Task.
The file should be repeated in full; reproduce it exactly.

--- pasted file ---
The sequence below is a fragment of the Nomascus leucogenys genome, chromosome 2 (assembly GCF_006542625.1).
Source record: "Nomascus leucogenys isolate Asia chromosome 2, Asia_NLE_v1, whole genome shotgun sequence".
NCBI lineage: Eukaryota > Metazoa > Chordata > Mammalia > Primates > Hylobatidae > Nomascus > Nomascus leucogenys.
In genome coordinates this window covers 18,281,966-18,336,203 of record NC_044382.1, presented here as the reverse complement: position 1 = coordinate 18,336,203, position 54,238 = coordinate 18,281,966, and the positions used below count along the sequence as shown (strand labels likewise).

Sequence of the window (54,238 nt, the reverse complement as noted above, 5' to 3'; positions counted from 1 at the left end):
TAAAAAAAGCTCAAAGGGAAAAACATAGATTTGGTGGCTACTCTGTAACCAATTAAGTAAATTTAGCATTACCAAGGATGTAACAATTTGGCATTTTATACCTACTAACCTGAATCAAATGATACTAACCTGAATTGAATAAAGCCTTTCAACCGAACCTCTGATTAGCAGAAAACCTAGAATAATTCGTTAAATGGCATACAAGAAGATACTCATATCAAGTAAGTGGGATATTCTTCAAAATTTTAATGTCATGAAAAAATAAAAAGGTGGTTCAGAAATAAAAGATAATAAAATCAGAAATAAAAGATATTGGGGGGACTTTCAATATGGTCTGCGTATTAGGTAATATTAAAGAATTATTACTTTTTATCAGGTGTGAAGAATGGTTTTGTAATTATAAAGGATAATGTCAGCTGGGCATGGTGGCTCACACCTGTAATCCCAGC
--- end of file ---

The sequence below is a fragment of the Nomascus leucogenys genome, chromosome 2 (assembly GCF_006542625.1).
Source record: "Nomascus leucogenys isolate Asia chromosome 2, Asia_NLE_v1, whole genome shotgun sequence".
NCBI lineage: Eukaryota > Metazoa > Chordata > Mammalia > Primates > Hylobatidae > Nomascus > Nomascus leucogenys.
In genome coordinates this window covers 18,281,966-18,336,203 of record NC_044382.1, presented here as the reverse complement: position 1 = coordinate 18,336,203, position 54,238 = coordinate 18,281,966, and the positions used below count along the sequence as shown (strand labels likewise).

Sequence of the window (54,238 nt, the reverse complement as noted above, 5' to 3'; positions counted from 1 at the left end):
TAAAAAAAGCTCAAAGGGAAAAACATAGATTTGGTGGCTACTCTGTAACCAATTAAGTAAATTTAGCATTACCAAGGATGTAACAATTTGGCATTTTATACCTACTAACCTGAATCAAATGATACTAACCTGAATTGAATAAAGCCTTTCAACCGAACCTCTGATTAGCAGAAAACCTAGAATAATTCGTTAAATGGCATACAAGAAGATACTCATATCAAGTAAGTGGGATATTCTTCAAAATTTTAATGTCATGAAAAAATAAAAAGGTGGTTCAGAAATAAAAGATAATAAAATCAGAAATAAAAGATATTGGGGGGACTTTCAATATGGTCTGCGTATTAGGTAATATTAAAGAATTATTACTTTTTATCAGGTGTGAAGAATGGTTTTGTAATTATAAAGGATAATGTCAGCTGGGCATGGTGGCTCACACCTGTAATCCCAGC